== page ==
Continue reading after the jump.

Proposed Light Installation Responds to Noise Pollution in Red Hook

East, Newsletter
Tuesday, December 20, 2011
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Silent Lights proposal (Courtesy Artist Build Collaborative).

Silent Lights proposal (Courtesy Artist Build Collaborative).

The Artists Build Collaborative is attempting to bring light and clarity to an area of Red Hook most notable for its darkness and confusion. The proposal, Silent Lights, is a system of interactive illuminated gates along a pedestrian path along Hamilton Avenue under the Brooklyn Queens Expressway. With a high concentration of both human and motor traffic in the area, the installation will respond to the surrounding vehicular cacophony by translating sound pollution into light, allowing the auditory experiencee to be both seen and heard.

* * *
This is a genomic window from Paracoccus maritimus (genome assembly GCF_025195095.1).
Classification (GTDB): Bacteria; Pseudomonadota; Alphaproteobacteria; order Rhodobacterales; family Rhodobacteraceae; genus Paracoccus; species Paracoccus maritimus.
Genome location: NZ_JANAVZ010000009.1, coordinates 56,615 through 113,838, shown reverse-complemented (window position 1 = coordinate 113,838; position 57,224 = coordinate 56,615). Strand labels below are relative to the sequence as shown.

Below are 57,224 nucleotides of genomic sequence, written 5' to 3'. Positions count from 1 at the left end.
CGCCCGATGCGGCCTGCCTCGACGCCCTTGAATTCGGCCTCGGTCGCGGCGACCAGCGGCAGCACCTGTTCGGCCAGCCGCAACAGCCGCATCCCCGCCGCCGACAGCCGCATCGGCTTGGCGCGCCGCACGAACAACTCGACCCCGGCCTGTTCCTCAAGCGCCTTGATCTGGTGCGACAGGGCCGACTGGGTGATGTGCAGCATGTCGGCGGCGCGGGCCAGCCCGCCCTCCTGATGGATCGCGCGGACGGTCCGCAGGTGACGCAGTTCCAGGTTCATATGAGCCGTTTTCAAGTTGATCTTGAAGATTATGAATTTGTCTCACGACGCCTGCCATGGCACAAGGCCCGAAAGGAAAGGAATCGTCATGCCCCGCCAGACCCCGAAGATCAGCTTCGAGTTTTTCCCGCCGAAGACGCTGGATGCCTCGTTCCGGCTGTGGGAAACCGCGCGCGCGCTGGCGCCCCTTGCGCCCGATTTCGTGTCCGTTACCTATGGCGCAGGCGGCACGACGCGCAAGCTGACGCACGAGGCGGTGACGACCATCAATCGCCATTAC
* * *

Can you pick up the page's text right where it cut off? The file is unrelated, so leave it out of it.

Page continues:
Continue reading after the jump.

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Hollywood’s Field of Dreams? The Academy Plans an Amphitheater

West
Tuesday, December 20, 2011
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Rendering of the Academy of Motion Picture Arts & Sciences' plan for an outdoor theater for screening classic films. (Courtesy AMPAS)

Rendering of the Academy of Motion Picture Arts & Sciences' plan for an outdoor theater for screening classic films. (Courtesy AMPAS)